Technalign CEO Dianne Ursini says that registered users will have access to the server in order to download regular product updates and fixes. She says the updates are free of charge as long as the user inputs a bona fide MEPIS serial number. Technalign wrote the security code that creates the serial numbers and ties them to unique Media Access Control (MAC) addresses of network adapters so users cannot share the numbers with others.
Ursini says she is putting the serial number system in place to regulate bandwidth and to keep from having to charge for updates. "Everybody's charging for updates," she says, "but no one wants to buy a $50 package and then pay for monthly updates."
If a registered user of MEPIS gets new hardware, they won't necessarily have to buy a new copy of the software. "We allow people to change computers by filling out a form online and still get the updates free," she says.
MEPIS creator Warren Woodford said that he won't be supplying Technalign with ISOs with serialization integrated until after MEPIS 3.4-3, which is in release candidate stage now, goes final. Woodford says that registered users will get the fastest and best updates for the boxed version of MEPIS. "Dianne is shipping a boxed product and making a commitment to have a specific version on store shelves and having it supported for a long time," he says. "That includes Debian repositories that are in sync with the versions she sells, so that the buyers will not have to go through what you might call 'Debian repository hell.'" Woodford and his team are in charge of creating and maintaining the special retail version repositories.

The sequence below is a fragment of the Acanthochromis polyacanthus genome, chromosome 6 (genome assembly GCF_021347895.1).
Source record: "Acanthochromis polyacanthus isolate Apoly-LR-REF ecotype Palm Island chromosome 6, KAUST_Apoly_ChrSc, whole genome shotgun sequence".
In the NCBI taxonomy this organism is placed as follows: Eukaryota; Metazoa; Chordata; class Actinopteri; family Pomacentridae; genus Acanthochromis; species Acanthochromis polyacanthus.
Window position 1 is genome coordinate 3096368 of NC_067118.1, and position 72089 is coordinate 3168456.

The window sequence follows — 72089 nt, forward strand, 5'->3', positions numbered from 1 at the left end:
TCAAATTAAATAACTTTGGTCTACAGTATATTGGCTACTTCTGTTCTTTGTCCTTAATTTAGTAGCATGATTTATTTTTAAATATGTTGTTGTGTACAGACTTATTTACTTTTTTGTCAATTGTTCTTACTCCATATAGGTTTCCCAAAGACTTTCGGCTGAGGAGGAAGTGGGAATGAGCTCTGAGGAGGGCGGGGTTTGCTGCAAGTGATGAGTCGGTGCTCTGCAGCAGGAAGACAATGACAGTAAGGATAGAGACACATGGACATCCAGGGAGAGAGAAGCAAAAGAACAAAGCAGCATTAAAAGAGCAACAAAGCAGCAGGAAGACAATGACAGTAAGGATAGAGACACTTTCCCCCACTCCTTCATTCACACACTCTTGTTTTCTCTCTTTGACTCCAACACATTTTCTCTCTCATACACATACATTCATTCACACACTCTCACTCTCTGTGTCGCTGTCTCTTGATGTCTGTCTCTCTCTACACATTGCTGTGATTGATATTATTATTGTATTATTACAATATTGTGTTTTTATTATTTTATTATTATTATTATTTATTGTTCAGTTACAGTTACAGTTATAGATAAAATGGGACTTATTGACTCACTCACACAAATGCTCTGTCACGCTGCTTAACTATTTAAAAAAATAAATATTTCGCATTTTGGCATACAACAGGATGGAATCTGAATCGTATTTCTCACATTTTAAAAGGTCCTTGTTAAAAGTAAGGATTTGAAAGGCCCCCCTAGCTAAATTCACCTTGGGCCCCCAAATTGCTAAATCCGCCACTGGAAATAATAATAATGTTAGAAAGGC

Users of the free version can still get their updates from the standard Debian pool, according to Woodford. "Whatever we do in the community is completely separate. We're more of a moving target."